A young ABU Zaria Alumnus and Mississippi State University English faculty member has won the third annual Derek Walcott Prize for Poetry, a prestigious prize presented to a living poet who is not a U.S. citizen for a full-length book of poems published in the previous year.
Saddiq Dzukogi, a Department of English assistant professor and author of “Your Crib, My Qibla” (University of Nebraska Press, 2021), won a $1,000 cash award from Arrowsmith Press, a reading at the Boston Playwrights’ Theatre and a week-long residency at Derek Walcott’s home in either St. Lucia or in Port-of-Spain, Trinidad, during the Walcott Festival this year.
“Your Crib, My Qibla” interrogates loss, the death of a child, and a father’s pursuit of language able to articulate grief. In these poems, the language of memory functions as a space of mourning, connecting the dead with the world of the living.
Culminating in an imagined dialogue between the father and his deceased daughter in the intricate space of the family, the book explores grief, the fleeting nature of healing, and the constant obsession with memory as a language to reach the dead.
“It is an immense honor for my name to be associated with Derek Walcott in any way or form and for this book to be so recognized by the amazing Carolyn Forché, who selected it for the prize,” Dzukogi said. “I feel so seen and in this way, the memory and name of my daughter, who the book immortalizes, persists. I hope I can use this recognition as a door to something even greater.”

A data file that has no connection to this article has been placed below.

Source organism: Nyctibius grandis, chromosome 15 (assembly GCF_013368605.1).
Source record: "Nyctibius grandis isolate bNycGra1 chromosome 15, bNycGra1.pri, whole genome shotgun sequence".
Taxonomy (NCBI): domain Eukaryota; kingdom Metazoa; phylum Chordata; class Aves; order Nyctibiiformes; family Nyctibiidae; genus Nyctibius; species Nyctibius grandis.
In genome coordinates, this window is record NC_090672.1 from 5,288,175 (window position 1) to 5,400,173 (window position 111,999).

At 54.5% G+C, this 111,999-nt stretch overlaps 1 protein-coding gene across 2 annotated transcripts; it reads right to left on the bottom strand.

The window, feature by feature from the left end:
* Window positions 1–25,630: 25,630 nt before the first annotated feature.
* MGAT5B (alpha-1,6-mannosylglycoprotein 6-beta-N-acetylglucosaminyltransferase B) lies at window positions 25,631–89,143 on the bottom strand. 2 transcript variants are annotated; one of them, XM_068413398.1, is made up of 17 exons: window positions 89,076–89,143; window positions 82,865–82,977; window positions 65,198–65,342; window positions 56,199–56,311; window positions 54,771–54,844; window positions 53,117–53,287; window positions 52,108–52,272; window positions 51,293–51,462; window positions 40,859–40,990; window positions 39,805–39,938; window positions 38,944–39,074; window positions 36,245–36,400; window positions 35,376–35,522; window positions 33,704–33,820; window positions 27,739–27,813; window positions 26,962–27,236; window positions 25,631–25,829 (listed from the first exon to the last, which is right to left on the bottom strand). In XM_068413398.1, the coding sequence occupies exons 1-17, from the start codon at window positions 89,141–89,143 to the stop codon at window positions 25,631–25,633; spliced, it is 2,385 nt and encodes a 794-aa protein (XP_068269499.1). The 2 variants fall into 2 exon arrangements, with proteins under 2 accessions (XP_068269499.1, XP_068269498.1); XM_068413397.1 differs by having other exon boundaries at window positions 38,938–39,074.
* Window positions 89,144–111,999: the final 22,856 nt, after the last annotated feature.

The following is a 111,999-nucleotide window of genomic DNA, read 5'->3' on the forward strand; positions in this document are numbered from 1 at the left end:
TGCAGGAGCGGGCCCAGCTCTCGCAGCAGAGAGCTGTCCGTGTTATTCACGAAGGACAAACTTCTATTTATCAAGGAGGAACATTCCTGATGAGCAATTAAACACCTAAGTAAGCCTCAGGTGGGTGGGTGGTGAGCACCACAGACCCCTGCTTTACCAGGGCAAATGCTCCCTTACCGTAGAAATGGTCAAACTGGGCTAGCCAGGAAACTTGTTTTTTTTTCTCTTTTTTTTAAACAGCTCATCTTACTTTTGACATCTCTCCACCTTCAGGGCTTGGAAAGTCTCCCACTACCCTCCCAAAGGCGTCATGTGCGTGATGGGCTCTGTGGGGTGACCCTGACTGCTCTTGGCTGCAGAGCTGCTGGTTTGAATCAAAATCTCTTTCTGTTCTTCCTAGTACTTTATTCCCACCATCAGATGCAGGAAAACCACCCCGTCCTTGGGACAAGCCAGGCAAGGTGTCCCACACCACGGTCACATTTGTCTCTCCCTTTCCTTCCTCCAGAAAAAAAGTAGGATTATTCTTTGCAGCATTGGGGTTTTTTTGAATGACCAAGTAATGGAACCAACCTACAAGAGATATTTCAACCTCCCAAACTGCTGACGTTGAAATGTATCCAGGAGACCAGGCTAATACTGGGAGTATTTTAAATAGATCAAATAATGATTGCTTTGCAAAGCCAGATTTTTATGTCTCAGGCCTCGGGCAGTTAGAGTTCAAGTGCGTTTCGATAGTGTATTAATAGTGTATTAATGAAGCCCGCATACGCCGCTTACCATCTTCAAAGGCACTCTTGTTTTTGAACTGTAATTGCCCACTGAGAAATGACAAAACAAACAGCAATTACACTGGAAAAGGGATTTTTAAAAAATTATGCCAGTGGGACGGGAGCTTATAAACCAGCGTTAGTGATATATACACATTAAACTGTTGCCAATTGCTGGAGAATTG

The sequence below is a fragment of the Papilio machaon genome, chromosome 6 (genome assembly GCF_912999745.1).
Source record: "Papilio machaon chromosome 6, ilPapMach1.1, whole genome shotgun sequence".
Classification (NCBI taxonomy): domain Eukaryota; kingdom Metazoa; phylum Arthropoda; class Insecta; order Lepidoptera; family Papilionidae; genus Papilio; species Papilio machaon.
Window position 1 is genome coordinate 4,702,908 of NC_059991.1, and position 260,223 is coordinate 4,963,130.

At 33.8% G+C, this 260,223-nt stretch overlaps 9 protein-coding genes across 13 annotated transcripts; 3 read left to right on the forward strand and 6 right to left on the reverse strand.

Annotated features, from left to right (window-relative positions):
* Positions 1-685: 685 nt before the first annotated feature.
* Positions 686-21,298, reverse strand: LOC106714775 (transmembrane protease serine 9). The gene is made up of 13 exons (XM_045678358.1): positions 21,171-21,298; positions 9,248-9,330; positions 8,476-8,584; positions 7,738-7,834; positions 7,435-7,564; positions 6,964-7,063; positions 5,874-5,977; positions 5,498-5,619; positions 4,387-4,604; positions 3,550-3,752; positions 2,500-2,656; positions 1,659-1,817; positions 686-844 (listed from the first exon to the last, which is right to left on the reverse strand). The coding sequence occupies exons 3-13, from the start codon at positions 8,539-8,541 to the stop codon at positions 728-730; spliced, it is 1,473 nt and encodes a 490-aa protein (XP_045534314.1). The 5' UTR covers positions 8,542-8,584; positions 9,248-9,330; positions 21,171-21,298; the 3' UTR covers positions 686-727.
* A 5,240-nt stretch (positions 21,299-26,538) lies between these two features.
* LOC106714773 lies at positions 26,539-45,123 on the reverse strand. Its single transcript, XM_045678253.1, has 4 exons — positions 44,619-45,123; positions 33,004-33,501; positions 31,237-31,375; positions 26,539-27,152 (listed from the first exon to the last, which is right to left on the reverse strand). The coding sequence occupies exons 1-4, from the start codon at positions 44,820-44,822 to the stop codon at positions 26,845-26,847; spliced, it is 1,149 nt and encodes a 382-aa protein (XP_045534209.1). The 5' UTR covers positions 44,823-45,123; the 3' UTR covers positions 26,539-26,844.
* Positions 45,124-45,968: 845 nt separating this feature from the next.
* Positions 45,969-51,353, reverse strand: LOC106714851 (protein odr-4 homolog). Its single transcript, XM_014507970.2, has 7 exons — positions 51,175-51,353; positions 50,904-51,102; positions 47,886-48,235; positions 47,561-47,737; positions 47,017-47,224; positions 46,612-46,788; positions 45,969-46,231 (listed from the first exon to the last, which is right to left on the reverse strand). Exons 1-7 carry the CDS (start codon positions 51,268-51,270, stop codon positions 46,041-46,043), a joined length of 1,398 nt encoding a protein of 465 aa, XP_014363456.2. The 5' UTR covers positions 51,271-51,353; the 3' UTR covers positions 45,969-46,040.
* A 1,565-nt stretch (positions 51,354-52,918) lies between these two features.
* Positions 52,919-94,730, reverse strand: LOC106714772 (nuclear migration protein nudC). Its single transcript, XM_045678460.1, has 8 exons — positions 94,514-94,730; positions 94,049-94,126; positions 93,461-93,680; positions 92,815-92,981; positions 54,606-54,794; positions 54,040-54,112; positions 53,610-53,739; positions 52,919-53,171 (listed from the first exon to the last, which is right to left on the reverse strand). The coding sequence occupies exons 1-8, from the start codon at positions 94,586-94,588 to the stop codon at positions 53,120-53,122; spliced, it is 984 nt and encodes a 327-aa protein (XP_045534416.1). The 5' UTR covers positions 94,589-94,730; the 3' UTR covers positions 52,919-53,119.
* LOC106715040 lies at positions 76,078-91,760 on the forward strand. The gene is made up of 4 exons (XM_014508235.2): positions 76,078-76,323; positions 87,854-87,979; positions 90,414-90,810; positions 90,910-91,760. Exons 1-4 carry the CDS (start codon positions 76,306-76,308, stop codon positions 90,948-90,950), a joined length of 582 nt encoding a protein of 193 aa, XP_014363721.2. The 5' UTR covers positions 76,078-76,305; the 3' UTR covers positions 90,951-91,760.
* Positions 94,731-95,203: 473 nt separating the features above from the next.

A native of Minna, Nigeria, Dzukogi said, “The book is about a father’s rebellion against death and its realities. It is an attempt to massage memory and imagination, to manifest both ethereal and physical experiences with a deceased child.”
“Your Crib, My Qibla” was named one of the 29 best poetry collections by Oprah Daily last year. The collection was shortlisted for the Nigerian Prize for Literature and a finalist for the Julie Suck Award. Dzukogi also is the author of the chapbook, “Inside the Flower Room” (Akashic Books, 2017), which was selected by Kwame Dawes and Chris Abani for the APBF New-Generation African Poets Chapbook Series. His poetry is featured in various magazines including Kenyon Review, Cincinnati Review, Poetry Magazine, and Prairie Schooner.
Dzukogi was a finalist for the 2017 Brunel International African Poetry Prize and a recipient of numerous fellowships and grants from the Nebraska Arts Council, Pen America, the Obsidian Foundation, and the University of Nebraska–Lincoln, where he earned his Ph.D. in 2022 in English with a specialization in ethnic studies and creative writing. He earned his bachelor’s degree in mass communication in 2015 from Ahmadu Bello University, Zaria, Nigeria.
Dzukogi joined MSU’s faculty this fall and currently teaches Introduction to Creative Writing and the Craft of Poetry.